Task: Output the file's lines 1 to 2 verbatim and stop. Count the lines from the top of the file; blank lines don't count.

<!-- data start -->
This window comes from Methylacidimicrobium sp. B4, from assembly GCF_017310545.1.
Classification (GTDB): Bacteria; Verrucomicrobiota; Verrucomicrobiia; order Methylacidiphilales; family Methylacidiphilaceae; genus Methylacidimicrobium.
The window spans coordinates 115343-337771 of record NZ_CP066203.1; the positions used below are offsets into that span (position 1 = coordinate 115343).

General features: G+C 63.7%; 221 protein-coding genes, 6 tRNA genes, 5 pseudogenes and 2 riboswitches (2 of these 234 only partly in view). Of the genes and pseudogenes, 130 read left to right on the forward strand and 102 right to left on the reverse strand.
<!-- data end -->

This window comes from Methylacidimicrobium sp. B4, from assembly GCF_017310545.1.
Classification (GTDB): Bacteria; Verrucomicrobiota; Verrucomicrobiia; order Methylacidiphilales; family Methylacidiphilaceae; genus Methylacidimicrobium.